University of Pavia
|University of Pavia|
|Università degli Studi di Pavia|
|Latin: Alma Ticinensis Universitas|
|Rector||Prof. Angiolino Stella|
An edict issued by the Frankish king of Italy Lothar I (ruled 818-55) mentions the existence of a higher education institution at Pavia as early as AD 825. This institution, mainly devoted to ecclesiastical and civil law as well as to divinity studies, was then selected as the prime educational centre for northern Italy. Officially established as a studium generale by the Holy Roman emperor Charles IV (r. 1355-78) in 1361, the institution was enlarged and renovated by the duke of Milan, Gian Galeazzo Visconti (ruled 1385-1402), becoming the Duchy's sole university.
In 1858, the University was the scene of intense student protests against Austrian rule in northern Italy (through the puppet kingdom of Lombardy-Venetia). The authorities responded by ordering the university's temporary closure. The incidents at Pavia were typical of the wave of nationalist demonstrations all over Italy that immediately preceded the Unification of Italy (1859–66).
During the following centuries, through periods of both adversity and prosperity, the fame of the University of Pavia grew over the last years due to the large number of applicants.
Throughout its history, the university has benefited from the presence of many learned men and distinguished scientists who wrote celebrated works and made important discoveries e.g. the mathematician Girolamo Cardano (born in Pavia, 1501–76), the physicist Alessandro Volta (Pavia chair of natural philosophy 1769-1804), the poet Ugo Foscolo (chair of Italian eloquence 1809-10), and the physician Camillo Golgi (at Pavia from 1861).
Also critical to the university's reputation was its distinguished record of public education, epitomised by the establishment of 5 private and public colleges. The oldest colleges, the Collegio Borromeo and Collegio Ghislieri, were built in the 16th century, and in more recent times others were founded through both public and private initiatives: the Nuovo College, the Santa Caterina College and the EDiSU. In 1997, were established the IUSS, which is an Higher Learning Institution (in Italian, "Istituto Universitario di Studi Superiori"). The IUSS is the federal body that links the 5 colleges of Pavia which constitute the Pavia University System.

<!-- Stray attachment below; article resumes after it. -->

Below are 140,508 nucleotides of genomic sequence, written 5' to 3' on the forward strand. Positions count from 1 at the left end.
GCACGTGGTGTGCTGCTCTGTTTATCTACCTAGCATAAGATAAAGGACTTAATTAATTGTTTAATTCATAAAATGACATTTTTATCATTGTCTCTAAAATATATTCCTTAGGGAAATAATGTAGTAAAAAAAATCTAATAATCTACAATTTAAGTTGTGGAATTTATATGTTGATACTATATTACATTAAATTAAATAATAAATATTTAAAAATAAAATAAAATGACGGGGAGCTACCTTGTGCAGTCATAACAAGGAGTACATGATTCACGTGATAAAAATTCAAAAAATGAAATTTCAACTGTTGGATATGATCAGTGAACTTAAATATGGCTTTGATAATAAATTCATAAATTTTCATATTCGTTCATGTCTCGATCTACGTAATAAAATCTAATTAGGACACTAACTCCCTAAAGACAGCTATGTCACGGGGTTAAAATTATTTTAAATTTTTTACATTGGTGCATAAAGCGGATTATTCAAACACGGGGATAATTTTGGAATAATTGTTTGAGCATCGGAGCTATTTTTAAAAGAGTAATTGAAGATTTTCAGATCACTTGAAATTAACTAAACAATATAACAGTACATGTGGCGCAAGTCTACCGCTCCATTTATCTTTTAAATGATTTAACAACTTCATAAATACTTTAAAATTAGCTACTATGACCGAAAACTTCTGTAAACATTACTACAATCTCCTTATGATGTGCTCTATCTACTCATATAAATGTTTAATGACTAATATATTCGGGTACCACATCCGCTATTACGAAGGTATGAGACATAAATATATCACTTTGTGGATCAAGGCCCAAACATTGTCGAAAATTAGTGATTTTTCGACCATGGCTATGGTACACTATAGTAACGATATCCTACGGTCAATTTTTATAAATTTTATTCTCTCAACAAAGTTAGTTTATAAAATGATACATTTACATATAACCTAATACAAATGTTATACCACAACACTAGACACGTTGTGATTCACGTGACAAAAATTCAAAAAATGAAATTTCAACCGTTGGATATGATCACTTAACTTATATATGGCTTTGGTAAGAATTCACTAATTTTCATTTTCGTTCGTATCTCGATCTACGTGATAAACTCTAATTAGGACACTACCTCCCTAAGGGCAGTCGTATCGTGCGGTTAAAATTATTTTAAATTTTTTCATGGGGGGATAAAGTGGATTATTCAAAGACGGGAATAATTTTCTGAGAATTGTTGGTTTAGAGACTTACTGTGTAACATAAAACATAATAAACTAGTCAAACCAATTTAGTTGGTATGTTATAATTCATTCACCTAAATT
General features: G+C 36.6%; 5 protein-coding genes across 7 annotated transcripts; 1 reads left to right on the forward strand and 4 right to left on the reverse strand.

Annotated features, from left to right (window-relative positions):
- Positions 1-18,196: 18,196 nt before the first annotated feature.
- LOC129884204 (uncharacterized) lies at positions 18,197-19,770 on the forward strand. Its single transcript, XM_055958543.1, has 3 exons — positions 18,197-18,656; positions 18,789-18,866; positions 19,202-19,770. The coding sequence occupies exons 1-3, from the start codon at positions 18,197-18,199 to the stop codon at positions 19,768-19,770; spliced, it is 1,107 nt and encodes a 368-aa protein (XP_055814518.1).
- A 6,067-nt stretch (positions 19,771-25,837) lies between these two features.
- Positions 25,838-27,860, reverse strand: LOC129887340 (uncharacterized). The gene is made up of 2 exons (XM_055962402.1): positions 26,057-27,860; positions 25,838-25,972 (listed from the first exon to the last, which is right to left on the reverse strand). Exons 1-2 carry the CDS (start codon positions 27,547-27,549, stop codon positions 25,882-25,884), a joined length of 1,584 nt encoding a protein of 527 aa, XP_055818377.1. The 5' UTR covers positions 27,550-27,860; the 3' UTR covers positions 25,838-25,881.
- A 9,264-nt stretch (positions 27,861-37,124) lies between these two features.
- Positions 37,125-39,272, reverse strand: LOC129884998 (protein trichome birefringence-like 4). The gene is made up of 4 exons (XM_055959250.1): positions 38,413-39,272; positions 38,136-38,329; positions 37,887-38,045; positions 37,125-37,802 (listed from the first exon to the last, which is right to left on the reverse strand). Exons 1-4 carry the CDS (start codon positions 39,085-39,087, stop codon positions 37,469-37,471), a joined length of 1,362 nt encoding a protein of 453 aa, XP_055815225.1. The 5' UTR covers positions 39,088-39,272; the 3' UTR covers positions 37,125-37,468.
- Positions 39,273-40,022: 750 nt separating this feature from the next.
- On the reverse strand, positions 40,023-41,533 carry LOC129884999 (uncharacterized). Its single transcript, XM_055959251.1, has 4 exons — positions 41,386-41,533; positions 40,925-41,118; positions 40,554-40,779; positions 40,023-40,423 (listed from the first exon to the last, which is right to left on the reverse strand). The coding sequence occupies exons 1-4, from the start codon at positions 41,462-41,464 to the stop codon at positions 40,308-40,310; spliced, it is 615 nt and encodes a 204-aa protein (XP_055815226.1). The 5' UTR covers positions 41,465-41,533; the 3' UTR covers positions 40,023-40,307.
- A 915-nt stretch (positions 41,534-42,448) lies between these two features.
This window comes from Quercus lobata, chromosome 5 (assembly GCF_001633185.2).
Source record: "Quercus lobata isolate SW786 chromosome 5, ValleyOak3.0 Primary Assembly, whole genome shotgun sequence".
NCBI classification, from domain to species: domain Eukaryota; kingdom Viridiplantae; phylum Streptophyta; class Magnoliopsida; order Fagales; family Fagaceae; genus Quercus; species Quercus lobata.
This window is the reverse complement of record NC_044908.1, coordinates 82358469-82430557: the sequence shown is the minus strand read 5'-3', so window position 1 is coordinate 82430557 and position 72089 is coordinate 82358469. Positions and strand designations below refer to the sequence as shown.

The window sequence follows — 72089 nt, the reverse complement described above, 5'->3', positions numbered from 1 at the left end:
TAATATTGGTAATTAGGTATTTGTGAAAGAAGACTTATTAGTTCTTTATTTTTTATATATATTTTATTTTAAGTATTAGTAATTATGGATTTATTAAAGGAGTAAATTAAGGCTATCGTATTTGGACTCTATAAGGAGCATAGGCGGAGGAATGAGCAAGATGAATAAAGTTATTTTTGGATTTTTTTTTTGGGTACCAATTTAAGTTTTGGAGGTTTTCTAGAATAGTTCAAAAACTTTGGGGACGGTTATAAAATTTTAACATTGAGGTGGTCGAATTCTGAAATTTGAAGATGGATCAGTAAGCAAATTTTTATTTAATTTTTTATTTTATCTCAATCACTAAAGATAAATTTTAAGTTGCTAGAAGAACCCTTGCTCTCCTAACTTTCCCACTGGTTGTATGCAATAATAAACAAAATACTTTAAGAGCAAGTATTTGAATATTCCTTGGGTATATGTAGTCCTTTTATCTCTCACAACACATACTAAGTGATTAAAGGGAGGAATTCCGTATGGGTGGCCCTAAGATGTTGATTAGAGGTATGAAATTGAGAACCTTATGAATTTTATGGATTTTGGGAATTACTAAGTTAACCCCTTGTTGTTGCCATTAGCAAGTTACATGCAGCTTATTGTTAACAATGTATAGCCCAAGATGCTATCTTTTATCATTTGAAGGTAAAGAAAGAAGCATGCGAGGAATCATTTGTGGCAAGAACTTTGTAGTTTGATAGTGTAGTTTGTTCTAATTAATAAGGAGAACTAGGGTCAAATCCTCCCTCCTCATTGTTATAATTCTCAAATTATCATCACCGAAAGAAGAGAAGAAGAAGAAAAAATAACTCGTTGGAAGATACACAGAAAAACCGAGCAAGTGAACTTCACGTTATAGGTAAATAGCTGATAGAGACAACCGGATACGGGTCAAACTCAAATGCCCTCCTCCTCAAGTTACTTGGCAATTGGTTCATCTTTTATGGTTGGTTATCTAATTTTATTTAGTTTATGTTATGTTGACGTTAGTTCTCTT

Today, the University continues to offer a wide variety of disciplinary and inter-disciplinary teaching. Research is carried out in departments, institutes, clinics, centres and laboratories, in close association with public and private institutions, enterprises, and factories.
The university has nine faculties:
- Faculty of Economics
- Faculty of Engineering
- Faculty of Humanities
- Faculty of Law
- Faculty of Physical, Natural and Mathematical Sciences
- Faculty of Medicine
- Faculty of Musicology
- Faculty of Pharmacy
- Faculty of Politics
Teaching Languages 
- Italian - Most of the courses in the University of Pavia are taught in Italian.
- English - In 2009 the University began offering several degrees that were taught entirely in English, and more were added in 2012. These degrees are:
- Six-year degree in Medicine
- Master's degree in International Business and Economics (MIBE)
- Master's degree in Molecular Biology and Genetics (MBG)
- Master's degree in World Politics and International Relations
- Master's degree in Electronic engineering
- Master's degree in Computer engineering
Notable alumni and academics 
- Cesare Beccaria, jurist and philosopher
- Gerolamo Cardano, mathematician, physician, astrologer and gambler
- Luigi Luca Cavalli-Sforza, population geneticist
- Alfonso Giacomo Gaspare Corti, physician and scientist
- Baldus de Ubaldis, jurist
- Contardo Ferrini, jurist
- Ugo Foscolo, writer, revolutionary and poet
- Guglielmo Gasparrini, botanist and mycologist
- Camillo Golgi, Nobel prize in Medicine and Physiology
- Giulio Natta, Nobel prize in Chemistry
- Gian Domenico Romagnosi, jurist, philosopher and economist
- Carlo Rubbia, Nobel prize in Physics
- Antonio Scarpa, physician and scientist
- Lazzaro Spallanzani, biologist
- Lorenzo Valla, humanist and philologist
- Alessandro Volta, scientist, developer of the first electric cell
Points of interest 
- Orto Botanico dell'Università di Pavia, the university's botanical garden
- University History Museum, University of Pavia
See also 
- Coimbra Group (a network of leading European universities)
- List of Italian universities
- List of medieval universities
- (Italian) (English) University of Pavia Website
- "University of Pavia". Catholic Encyclopedia. New York: Robert Appleton Company. 1913.